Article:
LOUISVILLE, KY (WAVE) - Lori Caloia, the Medical Director at the Louisville Metro Department of Public Health and Wellness, answered 10 questions WAVE 3 News staff members and viewers had about hepatitis A outbreaks in the Louisville Metro area.
Can you give us an update related to hepatitis A outbreaks? What's the scale like? How have things progressed over time?
A: Right now, we're standing at about 252 cases. That was last Friday, April 20. So, things are definitely continuing. We haven't seen a slowdown yet of our cases, but hopefully we'll see that soon.
What needs to happen for the outbreaks to slow down? How long will they continue?
A: We expect they're going to continue to be at least several more months of the outbreak. This is what we've seen in other places, such as San Diego and Michigan, that've also had outbreaks. Unfortunately, I think our work is not over yet. I think we have at least several months in the future that we'll continue to work on this. We continue vaccinating the high-risk populations, which include primarily people who use illicit drugs and our homeless population in Louisville. If we can get as many of those people vaccinated as possible, we can hopefully help curb the outbreak.
Indiana health officials put out a travel advisory that encouraged people traveling to Kentucky to get vaccinated. What are your thoughts on that? And, if they're telling everybody coming in to get vaccinated, should everyone here be doing the same?
A: As a public health official, I'm always a proponent of vaccine, when we have a vaccine that could prevent something that you might get otherwise, if you're not yet vaccinated. From that perspective, I certainly think it's a good idea against hepatitis A or other vaccine-preventable illnesses. It's important to note that the Center for Disease Control and Prevention has not necessarily recommended that people traveling to states where there are hepatitis A outbreaks going on get vaccinated. That's not necessarily their criteria. On their website, they recommend anyone wishing to be immune to hepatitis A should get vaccinated. Again, if you can get vaccinated, why not, but that has less to do with the outbreak than keeping yourself healthy.
If someone is interested in getting a vaccine, where can they do it? Is it covered under most people's health insurance? Are there shortages?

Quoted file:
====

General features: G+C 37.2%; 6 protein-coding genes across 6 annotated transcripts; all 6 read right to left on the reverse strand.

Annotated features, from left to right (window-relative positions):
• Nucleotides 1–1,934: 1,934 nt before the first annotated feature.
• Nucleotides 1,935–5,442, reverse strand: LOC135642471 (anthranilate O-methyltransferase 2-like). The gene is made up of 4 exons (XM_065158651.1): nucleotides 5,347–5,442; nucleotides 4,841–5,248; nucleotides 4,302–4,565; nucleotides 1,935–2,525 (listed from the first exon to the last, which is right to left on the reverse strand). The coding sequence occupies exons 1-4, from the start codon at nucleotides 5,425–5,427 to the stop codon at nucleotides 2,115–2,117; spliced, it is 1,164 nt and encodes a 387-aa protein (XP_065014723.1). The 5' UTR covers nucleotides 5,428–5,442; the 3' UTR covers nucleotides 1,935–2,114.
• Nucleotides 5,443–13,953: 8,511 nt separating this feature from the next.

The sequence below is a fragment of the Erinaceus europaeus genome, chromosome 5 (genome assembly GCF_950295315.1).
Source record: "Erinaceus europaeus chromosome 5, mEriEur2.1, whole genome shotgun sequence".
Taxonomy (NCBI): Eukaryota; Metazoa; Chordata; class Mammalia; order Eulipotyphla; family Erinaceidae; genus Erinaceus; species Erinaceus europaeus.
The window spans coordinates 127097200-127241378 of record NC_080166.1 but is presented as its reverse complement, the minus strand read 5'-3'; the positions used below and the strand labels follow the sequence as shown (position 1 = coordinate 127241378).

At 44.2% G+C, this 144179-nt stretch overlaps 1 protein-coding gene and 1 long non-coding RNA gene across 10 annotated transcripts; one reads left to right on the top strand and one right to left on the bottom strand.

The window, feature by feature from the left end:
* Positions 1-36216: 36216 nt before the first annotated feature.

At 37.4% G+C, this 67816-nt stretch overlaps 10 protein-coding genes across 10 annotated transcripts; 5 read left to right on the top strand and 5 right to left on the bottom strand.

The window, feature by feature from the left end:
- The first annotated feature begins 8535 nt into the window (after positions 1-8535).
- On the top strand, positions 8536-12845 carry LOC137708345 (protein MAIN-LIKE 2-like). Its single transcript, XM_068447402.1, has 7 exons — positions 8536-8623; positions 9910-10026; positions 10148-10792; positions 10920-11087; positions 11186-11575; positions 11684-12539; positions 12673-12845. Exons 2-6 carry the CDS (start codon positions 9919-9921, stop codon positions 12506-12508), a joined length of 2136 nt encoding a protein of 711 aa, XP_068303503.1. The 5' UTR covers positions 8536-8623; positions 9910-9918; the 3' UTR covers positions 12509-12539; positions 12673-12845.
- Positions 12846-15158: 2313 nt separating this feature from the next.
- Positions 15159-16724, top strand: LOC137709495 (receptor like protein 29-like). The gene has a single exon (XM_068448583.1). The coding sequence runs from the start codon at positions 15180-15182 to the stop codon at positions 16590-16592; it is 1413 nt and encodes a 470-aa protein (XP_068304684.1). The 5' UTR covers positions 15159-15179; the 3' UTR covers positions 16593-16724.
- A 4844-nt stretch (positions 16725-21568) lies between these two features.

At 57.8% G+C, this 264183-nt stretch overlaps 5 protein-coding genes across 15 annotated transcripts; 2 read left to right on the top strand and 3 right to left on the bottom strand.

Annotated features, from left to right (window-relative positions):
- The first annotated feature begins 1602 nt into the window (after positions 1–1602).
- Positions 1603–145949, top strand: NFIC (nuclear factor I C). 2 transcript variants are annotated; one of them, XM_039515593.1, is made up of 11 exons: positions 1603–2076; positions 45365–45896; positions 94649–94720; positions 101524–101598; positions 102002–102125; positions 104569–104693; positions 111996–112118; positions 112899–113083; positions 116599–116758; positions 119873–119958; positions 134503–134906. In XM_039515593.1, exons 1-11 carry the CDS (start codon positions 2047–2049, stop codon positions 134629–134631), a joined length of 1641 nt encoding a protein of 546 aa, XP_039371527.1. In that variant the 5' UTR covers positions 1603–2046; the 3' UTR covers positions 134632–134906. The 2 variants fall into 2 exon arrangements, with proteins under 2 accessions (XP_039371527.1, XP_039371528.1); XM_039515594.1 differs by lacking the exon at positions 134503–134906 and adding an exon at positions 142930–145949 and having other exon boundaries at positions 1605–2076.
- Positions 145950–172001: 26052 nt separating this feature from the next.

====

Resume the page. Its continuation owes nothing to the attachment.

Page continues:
A: Most health insurers cover the vaccine. I think it's important to note, there is plenty of vaccine out there. There haven't been any shortages of vaccine. There are some inconsistencies. For example, one insurer might recommend you do it at your pharmacist, while another might say you should go to your primary care provider's office. So, the quickest thing to do is to call the phone number on your insurance card and find out where your insurance wants you to get the vaccine. Some of the pharmacies will even run your insurance before you get there to make sure you're covered at their location. That might save people a trip or some disappointment.
Is the hepatitis A vaccine safe for women who are pregnant?
A: The Center for Disease Control recently updated their recommendation that pregnant women can get vaccinated against hepatitis A. It's a safe vaccine. It's a dead virus vaccine. The main vaccines that we avoid during pregnancy are live virus vaccines. So, measles, mumps, rubella and varicella are the ones that people would not want to get while they're pregnant.
How does the vaccine that covers both hepatitis A and B work?
A: Most people at the age of 25 and even beyond that were vaccinated against hepatitis B, when they were younger. So, they would not necessarily need that vaccine, unless they know they haven't been vaccinated. For hepatitis A, a lot of children have been getting that vaccine as well. That vaccine has been out on the market since the late 1990s and has been more mainstream since the mid-2000s. Many kids have already been vaccinated against that as well. The combination vaccine is a little bit different than the A vaccine alone. For the A vaccine, you have to get one shot, six months later, you get a second. The combination hepatitis A and B vaccine you get one shot, one month later, you get a second shot, and then, six months from the original, you get a third. So, it's a three-part series.
If you get the hepatitis A vaccine, are you protected for life?
A: Generally, we consider the immunity to be a long time. A lot of the studies don't go beyond 20 to 25 years. So, they base things on models. It looks like it lasts for at least that long. Probably much longer than that.
How can you find out if you've been vaccinated?
A: You can go back and try to find your vaccine records. That would tell you, for sure, if you got those vaccines or not. You might have to hunt back pretty far to find those things, if you don't keep good records at home. The other thing doctor's offices can do is sometimes draw a titer. The titers can be pretty expensive, and they're not always covered by insurance.
Can you get vaccinated twice? Is that safe?
A: It's not going to hurt to get a vaccine if you're not sure, especially if its been years and years or you're not going to be able to find those records.
What are the requirements for students attending Kentucky schools?
A: As of October, before the outbreak even happened with hepatitis A, the state of Kentucky mandated hepatitis A vaccines for all students entering school. So, during the 2018-2019 school year, all kids will have to have those two hepatitis A vaccines before starting school. If they're not able to get both of those vaccines, they can get what's called a provisional certificate, where they can get the first vaccine, and then, six months later, they have to go ahead and get the second.
This interview has been edited for clarity.